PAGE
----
Reuters - Duvar English
Turkey said a Kurdish militia killed two people in mortar attacks from northern Syria on Nov. 21, in an escalation of cross-border retaliation following Turkish air operations at the weekend and a deadly bomb attack in Istanbul a week ago.
Turkey's armed forces said it was responding, and a senior security official told Reuters that Turkish jets had again started hitting targets in northern Syria.
In the latest in a quick series of tit-for-tat attacks, several mortar shells hit a border district in Turkey's Gaziantep province, leaving a child and a teacher among the dead and at least six wounded, said Interior Minister Süleyman Soylu said.
A pregnant woman initially reported as killed was badly wounded and is under treatment in hospital, Soylu said later.
Local governor Davut Gül said five rockets had hit a school, two houses and a truck near the Karkamış border area. Broadcaster CNN Türk said the attack was launched from Syria's Kobani area, controlled by the Syrian Kurdish YPG militia.
Terör örgütü tarafından Fırat’ın doğusundan Karkamış ilçe merkezine 5 adat havan/roket atılmıştır.— Davut GÜL (@gul_davut) November 21, 2022
Sivil yerleşim merkezlerine isabet eden saldırıda;
2 hemşehrimiz vefat etmiştir.
2’si ağır olmak üzere 6 vatandaşımız yaralanmıştır.
Ayrıntılı bilgi daha sonra paylaşılacaktır.
Education Minister Mahmut Özer announced the closure for all schools in Karkamış district of the Gaziantep province, where the rockets hit.
CHP lawmaker Mahir Polat said that the child who was killed by the attack was his nephew.
Yüreğimiz yanıyor.— Mahir Polat (@vekilmahirpolat) November 21, 2022
Gaziantep'in Karkamış ilçesine hain terör örgütü tarafından düzenlenen roket saldırısında yeğenimiz Hasan Karataş hayatını kaybetti.
TERÖRE LANET OLSUN. pic.twitter.com/4lv5xfB8zU
The US Embassy in Turkey condemned the attack.
The U.S. Mission joins the people of Türkiye in mourning the three innocent lives lost today in Karkamis. We strongly condemn this violent and unjustified attack.— U.S. Embassy Türkiye (@USEmbassyTurkey) November 21, 2022
Turkish warplanes had already carried out strikes in Syria and Iraq on Nov. 20, destroying 89 targets linked to the outlawed Kurdistan Workers Party (PKK) and the YPG, which Ankara says is a wing of the PKK.
Turkey said its weekend operation was in retaliation for the bomb attack in Istanbul last week that killed six people, and which authorities blamed on Kurdish militants.
The PKK and YPG-led Syrian Democratic Forces (SDF) have denied involvement in the Nov. 13 bombing on a busy pedestrian avenue.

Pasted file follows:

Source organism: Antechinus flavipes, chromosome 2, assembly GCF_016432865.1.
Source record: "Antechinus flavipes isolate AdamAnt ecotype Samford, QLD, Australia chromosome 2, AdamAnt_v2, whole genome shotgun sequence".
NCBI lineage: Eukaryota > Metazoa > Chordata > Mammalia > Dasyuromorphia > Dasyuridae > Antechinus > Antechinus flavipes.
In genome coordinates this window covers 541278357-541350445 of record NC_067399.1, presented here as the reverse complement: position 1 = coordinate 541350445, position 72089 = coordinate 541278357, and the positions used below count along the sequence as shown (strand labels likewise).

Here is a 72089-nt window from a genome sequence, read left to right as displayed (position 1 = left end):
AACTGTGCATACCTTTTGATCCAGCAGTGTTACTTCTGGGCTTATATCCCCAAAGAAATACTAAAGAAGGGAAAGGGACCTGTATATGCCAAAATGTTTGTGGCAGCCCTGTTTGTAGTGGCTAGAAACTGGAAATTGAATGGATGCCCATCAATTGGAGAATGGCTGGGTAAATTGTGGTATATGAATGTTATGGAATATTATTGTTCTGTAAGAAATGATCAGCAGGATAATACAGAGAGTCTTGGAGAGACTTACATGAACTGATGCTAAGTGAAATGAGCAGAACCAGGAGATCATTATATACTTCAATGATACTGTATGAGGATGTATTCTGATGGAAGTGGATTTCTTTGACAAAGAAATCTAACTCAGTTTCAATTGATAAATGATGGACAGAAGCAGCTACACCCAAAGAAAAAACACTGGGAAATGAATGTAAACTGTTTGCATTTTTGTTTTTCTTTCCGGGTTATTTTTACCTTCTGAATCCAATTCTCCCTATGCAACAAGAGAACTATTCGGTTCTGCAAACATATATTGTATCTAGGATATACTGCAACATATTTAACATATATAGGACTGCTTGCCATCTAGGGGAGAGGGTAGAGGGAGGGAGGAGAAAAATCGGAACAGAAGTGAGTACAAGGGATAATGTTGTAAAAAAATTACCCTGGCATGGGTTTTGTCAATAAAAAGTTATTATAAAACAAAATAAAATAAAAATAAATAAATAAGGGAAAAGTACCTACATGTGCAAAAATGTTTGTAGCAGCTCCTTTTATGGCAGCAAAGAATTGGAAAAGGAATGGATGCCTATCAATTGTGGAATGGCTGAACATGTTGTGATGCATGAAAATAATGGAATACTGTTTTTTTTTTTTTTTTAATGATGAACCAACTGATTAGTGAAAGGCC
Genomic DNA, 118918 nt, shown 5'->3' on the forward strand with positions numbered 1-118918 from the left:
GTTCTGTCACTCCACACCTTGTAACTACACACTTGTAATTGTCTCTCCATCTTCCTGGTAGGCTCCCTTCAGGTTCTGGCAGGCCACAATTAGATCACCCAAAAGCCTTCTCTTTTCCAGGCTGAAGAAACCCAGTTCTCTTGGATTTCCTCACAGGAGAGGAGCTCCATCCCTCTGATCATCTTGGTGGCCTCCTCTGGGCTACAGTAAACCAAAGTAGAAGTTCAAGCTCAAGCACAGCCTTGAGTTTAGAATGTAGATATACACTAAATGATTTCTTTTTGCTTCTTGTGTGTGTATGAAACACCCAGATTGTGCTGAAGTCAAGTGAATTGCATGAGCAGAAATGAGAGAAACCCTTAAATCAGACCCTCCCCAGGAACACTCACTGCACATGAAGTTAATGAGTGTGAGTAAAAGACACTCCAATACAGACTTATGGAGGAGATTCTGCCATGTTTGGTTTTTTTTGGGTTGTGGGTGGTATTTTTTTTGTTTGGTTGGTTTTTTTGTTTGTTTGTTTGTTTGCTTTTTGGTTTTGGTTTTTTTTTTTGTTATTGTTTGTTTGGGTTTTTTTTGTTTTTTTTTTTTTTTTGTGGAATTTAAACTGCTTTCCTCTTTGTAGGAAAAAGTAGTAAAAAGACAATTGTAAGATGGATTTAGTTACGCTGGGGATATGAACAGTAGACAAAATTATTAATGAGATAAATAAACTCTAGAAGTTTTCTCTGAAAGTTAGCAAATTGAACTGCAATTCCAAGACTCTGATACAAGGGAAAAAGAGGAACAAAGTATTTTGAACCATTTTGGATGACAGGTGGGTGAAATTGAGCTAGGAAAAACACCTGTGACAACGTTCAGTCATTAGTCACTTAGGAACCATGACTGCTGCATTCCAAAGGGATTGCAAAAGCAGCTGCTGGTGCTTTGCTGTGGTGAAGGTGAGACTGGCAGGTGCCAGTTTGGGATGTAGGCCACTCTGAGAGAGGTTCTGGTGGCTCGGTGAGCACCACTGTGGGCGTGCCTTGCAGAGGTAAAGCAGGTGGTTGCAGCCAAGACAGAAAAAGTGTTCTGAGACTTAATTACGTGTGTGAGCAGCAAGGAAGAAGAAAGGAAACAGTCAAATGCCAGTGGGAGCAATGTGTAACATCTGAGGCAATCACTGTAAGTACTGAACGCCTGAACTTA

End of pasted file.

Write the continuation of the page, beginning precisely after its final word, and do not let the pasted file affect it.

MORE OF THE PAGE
Washington has allied with the SDF in the fight against Islamic State in Syria, causing a deep and lasting rift with NATO ally Turkey.
A spokesman for the SDF had said the weekend Turkish strikes destroyed grain silos, a power station and a hospital, killing 11 civilians, an SDF fighter and two guards. It also said it would retaliate.
During the weekend violence, eight Turkish security personnel were wounded in YPG rocket attacks from Syria's Tal Rifat on a police post near a border gate in Kilis province, Ankara said.
On Nov. 21, Turkey struck a Syrian army outpost west of Kobani where a YPG army barrack is located, an SDF source said. The outpost is one of several where the Syrian army was brought in to prevent the Turks from attacking the SDF.
Turkey has backed rebels fighting to topple Syria's President Bashar al-Assad, and cut diplomatic relations with Damascus early in the 11-year conflict.
Turkey's armed forces have conducted several large-scale military operations in recent years in northern Iraq and northern Syria against the YPG, PKK and Islamic State.
President Recep Tayyip Erdoğan said Turkey's operations would not be limited to an air campaign and could involve ground forces.
"Our defence ministry and our general staff decide together how much of the land forces should take part. We make our consultations, and then we take our steps accordingly," he was quoted by Turkish media as saying on a flight from Qatar.
The PKK launched an insurgency against the Turkish state in 1984 and more than 40,000 people have been killed in the conflict. It is considered a terrorist organisation by Turkey, the United States and the European Union.